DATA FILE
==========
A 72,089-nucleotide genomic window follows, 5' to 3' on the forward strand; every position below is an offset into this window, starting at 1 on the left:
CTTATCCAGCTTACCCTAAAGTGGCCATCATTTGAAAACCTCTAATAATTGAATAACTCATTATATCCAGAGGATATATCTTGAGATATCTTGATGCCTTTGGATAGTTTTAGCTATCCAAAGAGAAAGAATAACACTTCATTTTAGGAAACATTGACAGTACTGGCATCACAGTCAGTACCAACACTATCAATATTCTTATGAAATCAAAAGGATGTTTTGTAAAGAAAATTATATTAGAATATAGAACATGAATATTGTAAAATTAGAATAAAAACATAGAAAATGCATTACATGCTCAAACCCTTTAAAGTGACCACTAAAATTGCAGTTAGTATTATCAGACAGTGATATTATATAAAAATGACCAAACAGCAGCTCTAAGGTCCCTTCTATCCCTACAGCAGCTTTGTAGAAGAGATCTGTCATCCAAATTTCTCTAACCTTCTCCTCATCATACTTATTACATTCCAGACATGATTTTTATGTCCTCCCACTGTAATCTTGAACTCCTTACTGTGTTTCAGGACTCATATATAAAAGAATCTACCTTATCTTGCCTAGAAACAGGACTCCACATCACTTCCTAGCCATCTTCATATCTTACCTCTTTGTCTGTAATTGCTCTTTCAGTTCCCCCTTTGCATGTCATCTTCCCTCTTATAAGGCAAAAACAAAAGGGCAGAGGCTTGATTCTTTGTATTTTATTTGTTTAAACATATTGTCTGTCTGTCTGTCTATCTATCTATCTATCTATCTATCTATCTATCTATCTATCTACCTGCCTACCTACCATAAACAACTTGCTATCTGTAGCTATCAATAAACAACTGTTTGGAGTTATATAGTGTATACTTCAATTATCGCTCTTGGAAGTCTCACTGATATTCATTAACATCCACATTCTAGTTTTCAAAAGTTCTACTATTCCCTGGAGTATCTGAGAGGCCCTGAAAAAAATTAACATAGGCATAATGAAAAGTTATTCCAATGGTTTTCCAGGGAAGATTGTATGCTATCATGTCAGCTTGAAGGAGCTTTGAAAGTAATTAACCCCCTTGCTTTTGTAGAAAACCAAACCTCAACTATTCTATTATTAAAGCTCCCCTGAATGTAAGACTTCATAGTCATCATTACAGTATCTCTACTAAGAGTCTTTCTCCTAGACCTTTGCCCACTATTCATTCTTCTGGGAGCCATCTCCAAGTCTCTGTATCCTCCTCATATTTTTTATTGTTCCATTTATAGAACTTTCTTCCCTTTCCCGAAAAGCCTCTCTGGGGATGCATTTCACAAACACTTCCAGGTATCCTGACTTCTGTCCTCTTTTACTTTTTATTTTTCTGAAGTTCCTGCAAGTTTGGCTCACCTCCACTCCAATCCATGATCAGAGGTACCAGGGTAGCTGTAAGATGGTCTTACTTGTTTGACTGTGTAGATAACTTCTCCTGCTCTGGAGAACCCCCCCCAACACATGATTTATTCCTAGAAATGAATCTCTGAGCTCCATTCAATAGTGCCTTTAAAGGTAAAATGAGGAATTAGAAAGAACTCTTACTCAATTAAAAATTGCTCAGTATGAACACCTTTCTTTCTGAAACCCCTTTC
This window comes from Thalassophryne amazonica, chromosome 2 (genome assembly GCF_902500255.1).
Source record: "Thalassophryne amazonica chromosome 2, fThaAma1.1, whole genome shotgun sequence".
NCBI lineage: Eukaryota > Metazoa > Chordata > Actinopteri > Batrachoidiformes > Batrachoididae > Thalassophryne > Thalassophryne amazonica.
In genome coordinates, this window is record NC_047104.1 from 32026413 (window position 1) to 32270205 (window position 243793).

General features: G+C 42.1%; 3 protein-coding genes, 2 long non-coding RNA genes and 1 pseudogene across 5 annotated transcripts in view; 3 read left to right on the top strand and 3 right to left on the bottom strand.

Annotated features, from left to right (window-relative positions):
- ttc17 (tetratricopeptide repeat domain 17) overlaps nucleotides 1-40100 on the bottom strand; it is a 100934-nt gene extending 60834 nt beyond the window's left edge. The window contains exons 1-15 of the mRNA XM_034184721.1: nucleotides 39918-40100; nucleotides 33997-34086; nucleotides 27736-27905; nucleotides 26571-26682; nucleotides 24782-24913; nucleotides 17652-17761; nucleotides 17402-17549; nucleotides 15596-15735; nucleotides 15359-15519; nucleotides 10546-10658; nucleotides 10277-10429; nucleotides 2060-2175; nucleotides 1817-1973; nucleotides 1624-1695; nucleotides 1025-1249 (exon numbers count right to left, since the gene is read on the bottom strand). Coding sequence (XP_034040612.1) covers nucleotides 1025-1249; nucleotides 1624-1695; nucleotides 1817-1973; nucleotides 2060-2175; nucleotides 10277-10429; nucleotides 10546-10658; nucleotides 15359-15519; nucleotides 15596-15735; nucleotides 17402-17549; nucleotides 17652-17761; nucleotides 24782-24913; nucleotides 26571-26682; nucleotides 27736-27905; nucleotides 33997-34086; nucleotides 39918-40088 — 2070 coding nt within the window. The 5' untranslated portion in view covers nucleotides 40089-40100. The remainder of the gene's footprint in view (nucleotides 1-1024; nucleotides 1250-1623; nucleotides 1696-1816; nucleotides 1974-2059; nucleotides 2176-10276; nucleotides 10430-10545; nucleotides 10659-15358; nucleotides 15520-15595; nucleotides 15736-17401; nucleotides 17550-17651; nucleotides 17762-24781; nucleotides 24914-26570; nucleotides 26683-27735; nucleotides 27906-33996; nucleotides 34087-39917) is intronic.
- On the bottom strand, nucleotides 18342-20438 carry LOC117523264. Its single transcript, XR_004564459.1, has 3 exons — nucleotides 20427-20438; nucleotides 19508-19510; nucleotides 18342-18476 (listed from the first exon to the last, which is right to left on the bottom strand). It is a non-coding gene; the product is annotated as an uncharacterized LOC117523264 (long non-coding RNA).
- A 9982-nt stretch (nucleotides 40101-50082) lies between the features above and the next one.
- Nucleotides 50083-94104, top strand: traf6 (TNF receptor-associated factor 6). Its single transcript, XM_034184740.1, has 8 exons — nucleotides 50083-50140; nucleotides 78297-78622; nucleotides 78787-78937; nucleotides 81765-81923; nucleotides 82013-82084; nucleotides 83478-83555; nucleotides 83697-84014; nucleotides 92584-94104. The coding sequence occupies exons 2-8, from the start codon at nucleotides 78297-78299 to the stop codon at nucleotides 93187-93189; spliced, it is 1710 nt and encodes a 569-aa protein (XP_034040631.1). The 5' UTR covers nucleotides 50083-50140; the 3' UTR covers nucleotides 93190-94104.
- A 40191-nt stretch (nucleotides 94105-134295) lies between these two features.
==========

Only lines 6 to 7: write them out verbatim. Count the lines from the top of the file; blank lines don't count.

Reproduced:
In genome coordinates, this window is record NC_047104.1 from 32026413 (window position 1) to 32270205 (window position 243793).

General features: G+C 42.1%; 3 protein-coding genes, 2 long non-coding RNA genes and 1 pseudogene across 5 annotated transcripts in view; 3 read left to right on the top strand and 3 right to left on the bottom strand.